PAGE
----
As oil markets in the U.S. and Canada have become more integrated, the policies adopted in both nations are affecting the energy sector’s rebound from the COVID-19 pandemic, with early moves from the Biden administration highlighted by speakers during a conference sponsored by the Canadian Association of Petroleum Producers (CAPP).
The American Petroleum Institute (API) released a study from ICF showing increased integration and oil transportation across the border in many forms, including substantial gains in U.S. oil being sent to Eastern Canadian refineries by rail, pipeline or marine vessels. The study illustrates the energy security gains made in U.S. and Canada, with reduced reliance from both countries on supplies from “OPEC plus” nations, said Frank Macchiarola, senior vice president of policy, economics and regulatory affairs at API.
In Canada, where a national carbon price has been upheld by Canada’s Supreme Court and increased $10 to $40/ton in April, there is “cautious optimism” that the oil sector has its best days ahead of it, said Tim McMillan, president and CEO of CAPP. A year ago, at the Scotiabank CAPP Energy Symposium, headlines made it sound like the oil industry would not recover from the effects of the COVID-19 pandemic, but this year’s symposium shows that market fundamentals are trending in a positive direction, McMillan said.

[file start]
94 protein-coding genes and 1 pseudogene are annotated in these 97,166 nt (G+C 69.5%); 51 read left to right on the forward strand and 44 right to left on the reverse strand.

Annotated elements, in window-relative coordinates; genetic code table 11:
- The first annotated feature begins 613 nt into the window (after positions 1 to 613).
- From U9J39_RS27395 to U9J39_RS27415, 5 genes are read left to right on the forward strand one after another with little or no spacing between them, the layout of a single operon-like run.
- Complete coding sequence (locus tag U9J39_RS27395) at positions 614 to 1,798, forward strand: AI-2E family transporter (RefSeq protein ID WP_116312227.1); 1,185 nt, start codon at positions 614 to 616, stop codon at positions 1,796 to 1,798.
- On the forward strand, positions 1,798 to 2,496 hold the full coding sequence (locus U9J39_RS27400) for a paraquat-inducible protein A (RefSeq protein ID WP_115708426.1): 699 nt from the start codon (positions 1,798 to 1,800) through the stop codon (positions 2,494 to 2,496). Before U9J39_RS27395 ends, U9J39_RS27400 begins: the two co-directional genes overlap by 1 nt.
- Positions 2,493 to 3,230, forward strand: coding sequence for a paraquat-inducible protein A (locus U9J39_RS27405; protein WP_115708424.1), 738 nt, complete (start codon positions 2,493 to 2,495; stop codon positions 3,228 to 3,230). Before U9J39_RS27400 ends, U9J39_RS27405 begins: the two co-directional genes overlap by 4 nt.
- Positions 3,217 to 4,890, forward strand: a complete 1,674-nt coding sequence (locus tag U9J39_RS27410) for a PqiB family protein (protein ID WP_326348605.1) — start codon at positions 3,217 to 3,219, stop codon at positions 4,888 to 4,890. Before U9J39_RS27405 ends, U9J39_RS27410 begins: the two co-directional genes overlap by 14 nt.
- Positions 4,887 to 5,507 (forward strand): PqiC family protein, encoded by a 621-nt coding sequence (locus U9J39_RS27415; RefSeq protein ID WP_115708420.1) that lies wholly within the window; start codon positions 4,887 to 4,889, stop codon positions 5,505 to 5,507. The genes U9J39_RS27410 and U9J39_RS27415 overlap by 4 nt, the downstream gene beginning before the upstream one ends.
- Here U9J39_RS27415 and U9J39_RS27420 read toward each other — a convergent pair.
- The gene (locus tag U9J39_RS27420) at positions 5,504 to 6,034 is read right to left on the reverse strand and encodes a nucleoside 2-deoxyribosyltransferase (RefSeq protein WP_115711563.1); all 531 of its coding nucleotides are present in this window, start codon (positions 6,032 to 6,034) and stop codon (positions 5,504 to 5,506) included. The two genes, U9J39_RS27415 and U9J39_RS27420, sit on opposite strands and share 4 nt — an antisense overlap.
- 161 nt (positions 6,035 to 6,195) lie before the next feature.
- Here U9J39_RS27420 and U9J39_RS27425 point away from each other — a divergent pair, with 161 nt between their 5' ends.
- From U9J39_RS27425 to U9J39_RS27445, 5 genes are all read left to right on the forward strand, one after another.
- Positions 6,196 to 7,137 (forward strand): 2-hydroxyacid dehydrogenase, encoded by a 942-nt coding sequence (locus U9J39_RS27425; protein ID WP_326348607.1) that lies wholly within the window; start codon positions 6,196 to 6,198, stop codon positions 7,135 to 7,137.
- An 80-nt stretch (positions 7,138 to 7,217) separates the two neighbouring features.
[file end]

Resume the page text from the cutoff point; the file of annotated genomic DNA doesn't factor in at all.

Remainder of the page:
Alberta Minister of Energy Sonya Savage echoed McMillan’s optimism during her comments April 6, noting that West Texas Intermediate prices averaged about $63/barrel in March, energy demand forecasts show oil and natural gas are expected to dominate the energy mix for years to come and oil production in Alberta has increased to levels seen before the pandemic. Alberta is creating a secretariat to examine environmental, social and governance (ESG) issues and ensuring that policies attract investment and support oil production with environmental protection in mind, Savage noted.
McMillan noted that producers in U.S. and Canada are competing for scarce investment dollars, and government policies can affect those efforts.
Early steps by the Biden administration to pause oil and natural gas leasing on federal land, revoke the presidential permit for the Keystone XL pipeline, rejoin the Paris climate accord and emphasize policies to address climate change have made headlines. While long-term policies are being formulated, “this is not an administration that’s going to take small steps,” said Macchiarola. “They’re going to be bold” and push a transition away from fossil fuels, even though some of the policy moves will not bring greenhouse gas (GHG) emission reductions as planned, Macchiarola said of administration efforts.